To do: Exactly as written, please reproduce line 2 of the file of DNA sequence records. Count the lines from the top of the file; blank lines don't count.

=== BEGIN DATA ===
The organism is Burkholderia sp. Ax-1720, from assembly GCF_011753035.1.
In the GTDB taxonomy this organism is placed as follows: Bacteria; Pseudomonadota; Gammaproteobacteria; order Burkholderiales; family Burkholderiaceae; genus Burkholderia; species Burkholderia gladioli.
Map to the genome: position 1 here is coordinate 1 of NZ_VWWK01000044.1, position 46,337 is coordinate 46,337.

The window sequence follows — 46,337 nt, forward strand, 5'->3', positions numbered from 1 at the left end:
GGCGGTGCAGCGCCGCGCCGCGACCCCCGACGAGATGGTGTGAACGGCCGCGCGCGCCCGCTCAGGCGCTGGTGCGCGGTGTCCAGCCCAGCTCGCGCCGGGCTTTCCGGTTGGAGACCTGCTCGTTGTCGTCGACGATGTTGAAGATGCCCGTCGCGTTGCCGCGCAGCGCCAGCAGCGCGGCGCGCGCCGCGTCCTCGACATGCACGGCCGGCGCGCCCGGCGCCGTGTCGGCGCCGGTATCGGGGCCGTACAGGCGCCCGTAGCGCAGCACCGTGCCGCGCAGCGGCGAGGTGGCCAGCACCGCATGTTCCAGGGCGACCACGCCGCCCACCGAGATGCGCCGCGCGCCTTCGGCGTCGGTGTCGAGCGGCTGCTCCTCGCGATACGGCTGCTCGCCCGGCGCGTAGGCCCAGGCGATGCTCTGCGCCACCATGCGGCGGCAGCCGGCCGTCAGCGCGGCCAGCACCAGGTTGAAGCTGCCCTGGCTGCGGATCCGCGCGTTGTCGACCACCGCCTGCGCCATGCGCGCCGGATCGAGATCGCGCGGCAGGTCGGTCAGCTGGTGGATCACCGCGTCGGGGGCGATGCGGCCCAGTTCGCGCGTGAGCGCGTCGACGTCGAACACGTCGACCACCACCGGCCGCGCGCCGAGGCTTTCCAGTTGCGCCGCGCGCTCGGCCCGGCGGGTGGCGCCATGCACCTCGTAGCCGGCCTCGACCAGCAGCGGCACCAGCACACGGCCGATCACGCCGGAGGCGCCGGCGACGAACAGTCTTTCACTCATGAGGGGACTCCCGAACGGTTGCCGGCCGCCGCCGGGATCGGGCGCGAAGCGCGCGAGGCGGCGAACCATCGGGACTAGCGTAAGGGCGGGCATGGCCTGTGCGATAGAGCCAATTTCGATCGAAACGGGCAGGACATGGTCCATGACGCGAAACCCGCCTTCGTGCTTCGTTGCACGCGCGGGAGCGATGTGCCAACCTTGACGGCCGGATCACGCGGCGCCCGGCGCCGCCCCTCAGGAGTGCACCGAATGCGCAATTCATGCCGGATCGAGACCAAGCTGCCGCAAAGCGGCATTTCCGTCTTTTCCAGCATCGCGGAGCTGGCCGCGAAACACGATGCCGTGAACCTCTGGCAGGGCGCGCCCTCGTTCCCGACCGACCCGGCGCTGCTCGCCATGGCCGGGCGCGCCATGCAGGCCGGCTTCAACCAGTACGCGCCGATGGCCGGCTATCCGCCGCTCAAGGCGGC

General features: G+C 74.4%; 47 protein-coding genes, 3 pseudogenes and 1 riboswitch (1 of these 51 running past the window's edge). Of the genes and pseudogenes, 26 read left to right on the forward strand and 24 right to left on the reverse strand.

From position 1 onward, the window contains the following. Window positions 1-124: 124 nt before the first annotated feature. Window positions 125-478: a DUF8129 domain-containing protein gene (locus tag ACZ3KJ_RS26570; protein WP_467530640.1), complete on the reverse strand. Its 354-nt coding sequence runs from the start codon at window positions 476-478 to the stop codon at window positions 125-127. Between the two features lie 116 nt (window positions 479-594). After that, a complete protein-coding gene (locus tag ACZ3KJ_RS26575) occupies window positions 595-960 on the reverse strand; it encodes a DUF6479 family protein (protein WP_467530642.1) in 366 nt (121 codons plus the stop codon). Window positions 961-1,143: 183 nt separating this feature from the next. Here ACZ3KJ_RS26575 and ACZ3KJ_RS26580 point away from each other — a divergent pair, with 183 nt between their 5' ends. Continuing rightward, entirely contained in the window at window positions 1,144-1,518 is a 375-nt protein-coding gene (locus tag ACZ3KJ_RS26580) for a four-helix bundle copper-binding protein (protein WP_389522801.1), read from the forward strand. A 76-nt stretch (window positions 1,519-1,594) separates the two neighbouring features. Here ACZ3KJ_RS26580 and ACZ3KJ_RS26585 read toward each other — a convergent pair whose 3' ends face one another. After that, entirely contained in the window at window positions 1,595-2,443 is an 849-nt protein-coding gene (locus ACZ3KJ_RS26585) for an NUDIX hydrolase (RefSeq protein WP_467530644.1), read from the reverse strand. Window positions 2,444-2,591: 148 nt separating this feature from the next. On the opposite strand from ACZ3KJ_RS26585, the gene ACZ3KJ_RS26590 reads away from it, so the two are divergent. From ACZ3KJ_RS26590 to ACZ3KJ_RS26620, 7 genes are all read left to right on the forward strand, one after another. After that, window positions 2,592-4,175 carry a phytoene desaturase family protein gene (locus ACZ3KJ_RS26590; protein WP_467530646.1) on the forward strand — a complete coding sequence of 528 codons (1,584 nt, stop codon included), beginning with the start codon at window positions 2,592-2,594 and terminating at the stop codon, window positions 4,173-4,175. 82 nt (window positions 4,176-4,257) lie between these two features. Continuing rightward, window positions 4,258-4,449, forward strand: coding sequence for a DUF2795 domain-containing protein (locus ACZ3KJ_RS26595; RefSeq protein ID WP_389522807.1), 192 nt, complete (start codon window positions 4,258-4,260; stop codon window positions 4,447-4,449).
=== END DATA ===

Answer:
In the GTDB taxonomy this organism is placed as follows: Bacteria; Pseudomonadota; Gammaproteobacteria; order Burkholderiales; family Burkholderiaceae; genus Burkholderia; species Burkholderia gladioli.